The Southern Nevada Health District will support reopening Clark County schools should the school board vote to do so, even if local health data hasn’t met ideal conditions, acting Chief Health Officer Fermin Leguen said at a meeting Thursday night.
A vote on a plan to transition the district to some in-person instruction was not scheduled for Thursday’s board meeting but is expected to take place at the Nov. 12 meeting. There is no timeline or target date for returning.
Leguen on Thursday gave COVID-19 updates for the third time to the Clark County School District board of trustees, saying he believed it was unlikely the county would reach levels designated by the Centers for Disease Control and Prevention as presenting the lowest risk for reopening schools — among them, a 3 percent or lower positivity rate over two weeks.
The health district reported a 9.6 percent positivity rate over a two-week period on Thursday.
Leguen said that when he first presented to the board in September, the case rate in Clark County had been trending down, and he expected the county to reach acceptable levels for reopening in schools in four to six weeks — if nothing new happened.
“Unfortunately, something new happened,” he said. “Our trend has gone up.”
If the school district decided to reopen in the hybrid model that sees students attend class two days a week and learn from home for three days a week, Leguen said, the health district would be supportive.
“My recommendation is that if that’s the path the school district takes, we will support that,” Leguen said in response to a question from board Vice President Linda Cavazos. “The reason I’m saying this is that I don’t see the numbers … will come any closer to the levels this (Centers for Disease Control and Prevention) table recommends.”
If schools did reopen, the health district and the school district would have to engage in more mitigation activities, enhancing such measures at schools, Leguen said. He added that University Medical Center’s leadership felt confident that they could test all the district’s teachers and support personnel every two weeks at a rate of 4,000 employees per day.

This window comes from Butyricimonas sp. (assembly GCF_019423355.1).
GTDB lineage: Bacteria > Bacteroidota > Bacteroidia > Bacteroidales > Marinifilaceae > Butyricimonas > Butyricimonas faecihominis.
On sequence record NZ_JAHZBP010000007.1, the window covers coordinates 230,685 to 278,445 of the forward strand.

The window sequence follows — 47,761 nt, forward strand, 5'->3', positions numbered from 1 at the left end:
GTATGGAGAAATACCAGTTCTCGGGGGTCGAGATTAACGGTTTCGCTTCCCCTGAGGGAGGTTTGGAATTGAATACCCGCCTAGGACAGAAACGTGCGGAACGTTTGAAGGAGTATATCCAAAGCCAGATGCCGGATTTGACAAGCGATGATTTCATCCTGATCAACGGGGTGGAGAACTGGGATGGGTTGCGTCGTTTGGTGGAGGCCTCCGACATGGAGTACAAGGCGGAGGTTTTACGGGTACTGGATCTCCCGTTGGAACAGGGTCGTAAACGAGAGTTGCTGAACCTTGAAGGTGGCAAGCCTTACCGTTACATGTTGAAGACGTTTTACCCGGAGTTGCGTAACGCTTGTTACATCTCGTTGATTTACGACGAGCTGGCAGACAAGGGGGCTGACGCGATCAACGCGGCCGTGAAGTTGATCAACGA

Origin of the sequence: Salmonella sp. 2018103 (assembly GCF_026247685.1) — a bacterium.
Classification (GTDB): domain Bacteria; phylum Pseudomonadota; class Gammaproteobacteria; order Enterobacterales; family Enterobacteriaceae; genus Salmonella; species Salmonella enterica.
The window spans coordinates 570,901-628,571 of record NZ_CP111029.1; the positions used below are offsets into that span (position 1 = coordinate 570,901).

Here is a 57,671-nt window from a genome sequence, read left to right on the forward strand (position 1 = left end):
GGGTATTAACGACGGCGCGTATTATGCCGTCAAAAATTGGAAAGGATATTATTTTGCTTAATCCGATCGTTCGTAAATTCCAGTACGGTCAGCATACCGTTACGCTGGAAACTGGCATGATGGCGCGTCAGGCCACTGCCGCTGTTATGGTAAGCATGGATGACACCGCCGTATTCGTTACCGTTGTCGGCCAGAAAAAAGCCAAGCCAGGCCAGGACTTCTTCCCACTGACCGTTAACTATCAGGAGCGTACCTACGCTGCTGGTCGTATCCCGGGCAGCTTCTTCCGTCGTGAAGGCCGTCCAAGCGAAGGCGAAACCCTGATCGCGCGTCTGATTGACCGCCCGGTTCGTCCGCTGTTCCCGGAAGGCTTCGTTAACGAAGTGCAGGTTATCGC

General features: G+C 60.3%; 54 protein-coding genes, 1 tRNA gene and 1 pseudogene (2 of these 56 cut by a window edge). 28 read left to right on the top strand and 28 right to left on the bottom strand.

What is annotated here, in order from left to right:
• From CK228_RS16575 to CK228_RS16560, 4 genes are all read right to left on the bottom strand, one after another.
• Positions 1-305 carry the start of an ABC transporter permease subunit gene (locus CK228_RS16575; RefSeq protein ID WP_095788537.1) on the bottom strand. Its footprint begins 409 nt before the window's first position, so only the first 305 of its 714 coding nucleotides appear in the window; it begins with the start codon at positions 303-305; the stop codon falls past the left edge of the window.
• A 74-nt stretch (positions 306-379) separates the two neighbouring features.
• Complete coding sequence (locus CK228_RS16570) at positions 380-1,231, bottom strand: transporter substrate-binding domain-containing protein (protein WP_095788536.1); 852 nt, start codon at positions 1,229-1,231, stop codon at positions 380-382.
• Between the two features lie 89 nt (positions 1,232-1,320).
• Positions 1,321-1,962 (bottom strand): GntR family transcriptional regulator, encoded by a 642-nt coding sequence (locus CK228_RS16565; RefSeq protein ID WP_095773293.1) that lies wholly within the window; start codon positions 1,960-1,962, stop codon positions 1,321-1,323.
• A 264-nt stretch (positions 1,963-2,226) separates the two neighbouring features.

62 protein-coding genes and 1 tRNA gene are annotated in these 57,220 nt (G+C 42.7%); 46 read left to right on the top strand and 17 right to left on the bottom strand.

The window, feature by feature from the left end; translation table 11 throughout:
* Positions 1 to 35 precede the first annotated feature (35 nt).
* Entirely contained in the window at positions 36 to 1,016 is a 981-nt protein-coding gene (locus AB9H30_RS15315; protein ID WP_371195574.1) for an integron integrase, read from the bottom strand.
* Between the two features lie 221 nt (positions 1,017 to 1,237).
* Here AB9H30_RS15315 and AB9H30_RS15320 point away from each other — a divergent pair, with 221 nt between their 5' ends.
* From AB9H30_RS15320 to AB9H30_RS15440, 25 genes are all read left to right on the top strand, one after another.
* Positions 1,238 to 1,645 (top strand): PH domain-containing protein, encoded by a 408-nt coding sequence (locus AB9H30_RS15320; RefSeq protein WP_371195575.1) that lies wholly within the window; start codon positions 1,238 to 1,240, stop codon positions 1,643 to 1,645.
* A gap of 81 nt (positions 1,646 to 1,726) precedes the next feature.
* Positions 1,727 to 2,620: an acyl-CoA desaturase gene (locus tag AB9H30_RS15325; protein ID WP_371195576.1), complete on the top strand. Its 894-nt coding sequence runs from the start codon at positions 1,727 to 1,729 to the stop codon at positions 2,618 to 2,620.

Leguen said the rate increase in Clark County could be attributed to travel on Labor Day, as well as the lifting regulations on gathering sizes in Nevada over the past few weeks and colder weather allowing the virus to last longer.
According to Leguen, two children have died of COVID-19 in Clark County.
Transition plan in November
Following Leguen’s presentation, Superintendent Jesus Jara emphasized that there is no set timeline or target date for a return to schools. He said that staff were interested in the board’s feedback before presenting a transition plan to hybrid learning in November.
A potential return to schools outlined in the presentation would begin with essential employees reporting to work locations, the phased transition of remaining staff, followed by the phased transition of students to the hybrid learning model and then the full-time return to schools.
Trustees gave a long list of questions for district staff to consider when creating a plan. Board President Lola Brooks suggested prioritizing a return for smaller groups of students, or for students with the greatest need, while finding ways to limit interactions between cohorts.
Brooks said she was in no rush to get kids out of her house, but that she recognized the socio-emotional consequences of the pandemic.
“I also recognize that community health is our number one concern, so I don’t think we should rush into something without having it meticulously planned out,” Brooks said.
Trustee Deanna Wright said she wanted to see granular details on any plan to return to schools, including how much personal protective equipment each employee would be given, how students would enter and exit schools, who would clean classrooms every night and what kind of supplies would be provided to them.
Trustee Danielle Ford said she would also want to see air quality studies done on school campuses.
Ford also requested an overview of what distance learning would look like for the rest of the year, in the event that the district is unable to reopen schools, including a list of community options to support students’ mental health.
Cavazos asked for an analysis of the impact of Leguen’s new recommendations, specifically about possibly reopening schools amid a high COVID-19 case count in the community.